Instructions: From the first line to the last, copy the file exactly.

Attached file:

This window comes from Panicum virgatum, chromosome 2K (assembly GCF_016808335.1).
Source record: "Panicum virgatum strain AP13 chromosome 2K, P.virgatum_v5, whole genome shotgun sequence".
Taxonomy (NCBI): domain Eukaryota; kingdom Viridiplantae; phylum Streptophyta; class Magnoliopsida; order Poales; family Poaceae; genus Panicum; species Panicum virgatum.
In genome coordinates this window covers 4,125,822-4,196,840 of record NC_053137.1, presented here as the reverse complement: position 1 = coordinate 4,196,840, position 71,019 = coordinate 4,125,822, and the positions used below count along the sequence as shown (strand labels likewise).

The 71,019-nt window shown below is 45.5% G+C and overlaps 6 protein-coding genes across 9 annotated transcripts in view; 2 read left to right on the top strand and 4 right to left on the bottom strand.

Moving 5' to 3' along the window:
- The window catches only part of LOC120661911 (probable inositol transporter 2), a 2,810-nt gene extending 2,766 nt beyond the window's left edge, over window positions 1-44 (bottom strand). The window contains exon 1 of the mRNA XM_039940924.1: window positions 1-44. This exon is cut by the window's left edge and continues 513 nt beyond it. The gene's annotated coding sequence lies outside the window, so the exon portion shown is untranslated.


This window comes from Panicum virgatum, chromosome 2K (assembly GCF_016808335.1).
Source record: "Panicum virgatum strain AP13 chromosome 2K, P.virgatum_v5, whole genome shotgun sequence".
Taxonomy (NCBI): domain Eukaryota; kingdom Viridiplantae; phylum Streptophyta; class Magnoliopsida; order Poales; family Poaceae; genus Panicum; species Panicum virgatum.
In genome coordinates this window covers 4,125,822-4,196,840 of record NC_053137.1, presented here as the reverse complement: position 1 = coordinate 4,196,840, position 71,019 = coordinate 4,125,822, and the positions used below count along the sequence as shown (strand labels likewise).

The 71,019-nt window shown below is 45.5% G+C and overlaps 6 protein-coding genes across 9 annotated transcripts in view; 2 read left to right on the top strand and 4 right to left on the bottom strand.

Moving 5' to 3' along the window:
- The window catches only part of LOC120661911 (probable inositol transporter 2), a 2,810-nt gene extending 2,766 nt beyond the window's left edge, over window positions 1-44 (bottom strand). The window contains exon 1 of the mRNA XM_039940924.1: window positions 1-44. This exon is cut by the window's left edge and continues 513 nt beyond it. The gene's annotated coding sequence lies outside the window, so the exon portion shown is untranslated.